Posted by : Halima Khait Monday, July 09, 2012
Manchild in the Promised Land yet.
This is the autobiography of Claude Brown, published in 1965, which recounts how it was coming of age in Harlem in the '50s. I liked it a lot and gave it four out of five stars.
As far as the story, it was what you'd expect from an account of a man who made something of himself in spite of all odds being stacked against him. The thing that stood out about this book was Brown's writing style. Reading it made me feel like I was in his thoughts. When the book opens, Brown is about five years old, and his thoughts sound like those of a five-year-old child. Over the course of the book, his writing reflects the thought process of whatever season he was in in his life. He was also skilled in capturing his thoughts and emotions when dealing with complicated life situations. These parts of the book felt very human and often provided humorous anecdotes. All of this made the book enjoyable, but it also gave me the sense of Harlem in the '50s as opposed to feeling like I was reading an analytical account.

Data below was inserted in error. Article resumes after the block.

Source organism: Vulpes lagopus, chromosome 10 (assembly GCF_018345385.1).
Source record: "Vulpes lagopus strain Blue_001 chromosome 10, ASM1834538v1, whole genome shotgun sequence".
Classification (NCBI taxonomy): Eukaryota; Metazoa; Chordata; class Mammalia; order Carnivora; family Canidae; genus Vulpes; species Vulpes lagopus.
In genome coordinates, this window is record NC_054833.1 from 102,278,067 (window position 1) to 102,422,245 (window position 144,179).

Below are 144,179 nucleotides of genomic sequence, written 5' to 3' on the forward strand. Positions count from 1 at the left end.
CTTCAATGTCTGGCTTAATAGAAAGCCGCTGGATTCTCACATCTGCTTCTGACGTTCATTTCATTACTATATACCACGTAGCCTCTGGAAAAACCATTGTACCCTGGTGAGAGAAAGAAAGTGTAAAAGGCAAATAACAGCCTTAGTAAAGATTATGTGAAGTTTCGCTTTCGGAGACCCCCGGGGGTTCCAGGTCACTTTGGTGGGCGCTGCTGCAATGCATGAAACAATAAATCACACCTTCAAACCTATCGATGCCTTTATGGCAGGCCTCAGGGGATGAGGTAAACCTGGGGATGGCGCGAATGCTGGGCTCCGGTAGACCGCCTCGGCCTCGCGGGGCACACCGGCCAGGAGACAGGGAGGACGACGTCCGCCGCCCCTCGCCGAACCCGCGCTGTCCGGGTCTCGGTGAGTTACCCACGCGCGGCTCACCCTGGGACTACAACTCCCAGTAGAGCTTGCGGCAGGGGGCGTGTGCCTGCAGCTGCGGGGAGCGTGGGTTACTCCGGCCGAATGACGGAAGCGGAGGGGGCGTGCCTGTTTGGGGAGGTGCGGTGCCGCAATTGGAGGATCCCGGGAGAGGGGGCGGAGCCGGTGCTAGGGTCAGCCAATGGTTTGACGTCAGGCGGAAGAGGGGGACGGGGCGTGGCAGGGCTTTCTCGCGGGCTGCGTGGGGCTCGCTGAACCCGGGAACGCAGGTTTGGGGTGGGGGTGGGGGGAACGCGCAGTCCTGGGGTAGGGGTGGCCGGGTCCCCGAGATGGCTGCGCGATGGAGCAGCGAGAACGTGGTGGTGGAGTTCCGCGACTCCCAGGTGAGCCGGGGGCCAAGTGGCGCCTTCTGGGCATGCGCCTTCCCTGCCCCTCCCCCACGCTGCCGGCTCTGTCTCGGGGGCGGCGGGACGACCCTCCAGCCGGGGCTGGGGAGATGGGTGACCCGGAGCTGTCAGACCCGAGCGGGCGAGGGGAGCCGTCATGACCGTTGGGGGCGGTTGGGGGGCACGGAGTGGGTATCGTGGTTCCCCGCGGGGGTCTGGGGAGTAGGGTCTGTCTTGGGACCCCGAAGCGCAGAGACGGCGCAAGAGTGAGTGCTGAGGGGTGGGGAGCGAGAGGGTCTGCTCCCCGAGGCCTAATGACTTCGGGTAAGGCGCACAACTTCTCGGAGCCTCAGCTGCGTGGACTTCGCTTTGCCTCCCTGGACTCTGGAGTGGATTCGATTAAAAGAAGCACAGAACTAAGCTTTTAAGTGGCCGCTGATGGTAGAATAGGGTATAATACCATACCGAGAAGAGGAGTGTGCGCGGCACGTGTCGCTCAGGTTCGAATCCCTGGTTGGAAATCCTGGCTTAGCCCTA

The downside to this stream of conscious writing style is that because the book is written how people think, the story was sometimes circular. This resulted in some redundancy which was a little irritating because the autobiography was so good, I almost felt like I was reading a novel and was expecting a linear plot.
All in all, it was a good book and it comes highly recommended by me.